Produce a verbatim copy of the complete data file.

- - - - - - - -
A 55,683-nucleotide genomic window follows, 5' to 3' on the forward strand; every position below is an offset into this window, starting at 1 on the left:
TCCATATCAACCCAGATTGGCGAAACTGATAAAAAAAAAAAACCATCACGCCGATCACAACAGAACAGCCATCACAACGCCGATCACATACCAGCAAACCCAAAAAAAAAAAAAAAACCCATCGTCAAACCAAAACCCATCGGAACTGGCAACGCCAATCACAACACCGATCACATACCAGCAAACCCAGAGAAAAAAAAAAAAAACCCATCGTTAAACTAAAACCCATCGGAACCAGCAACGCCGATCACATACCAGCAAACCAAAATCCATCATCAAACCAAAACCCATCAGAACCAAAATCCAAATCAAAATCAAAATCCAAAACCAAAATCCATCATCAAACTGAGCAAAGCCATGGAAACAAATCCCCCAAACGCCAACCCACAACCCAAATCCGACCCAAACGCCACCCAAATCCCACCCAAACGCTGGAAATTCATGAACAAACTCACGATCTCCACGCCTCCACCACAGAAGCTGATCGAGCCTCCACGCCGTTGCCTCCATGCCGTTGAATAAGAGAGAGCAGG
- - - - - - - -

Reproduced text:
A 55,683-nucleotide genomic window follows, 5' to 3' on the forward strand; every position below is an offset into this window, starting at 1 on the left:
TCCATATCAACCCAGATTGGCGAAACTGATAAAAAAAAAAAACCATCACGCCGATCACAACAGAACAGCCATCACAACGCCGATCACATACCAGCAAACCCAAAAAAAAAAAAAAAACCCATCGTCAAACCAAAACCCATCGGAACTGGCAACGCCAATCACAACACCGATCACATACCAGCAAACCCAGAGAAAAAAAAAAAAAACCCATCGTTAAACTAAAACCCATCGGAACCAGCAACGCCGATCACATACCAGCAAACCAAAATCCATCATCAAACCAAAACCCATCAGAACCAAAATCCAAATCAAAATCAAAATCCAAAACCAAAATCCATCATCAAACTGAGCAAAGCCATGGAAACAAATCCCCCAAACGCCAACCCACAACCCAAATCCGACCCAAACGCCACCCAAATCCCACCCAAACGCTGGAAATTCATGAACAAACTCACGATCTCCACGCCTCCACCACAGAAGCTGATCGAGCCTCCACGCCGTTGCCTCCATGCCGTTGAATAAGAGAGAGCAGG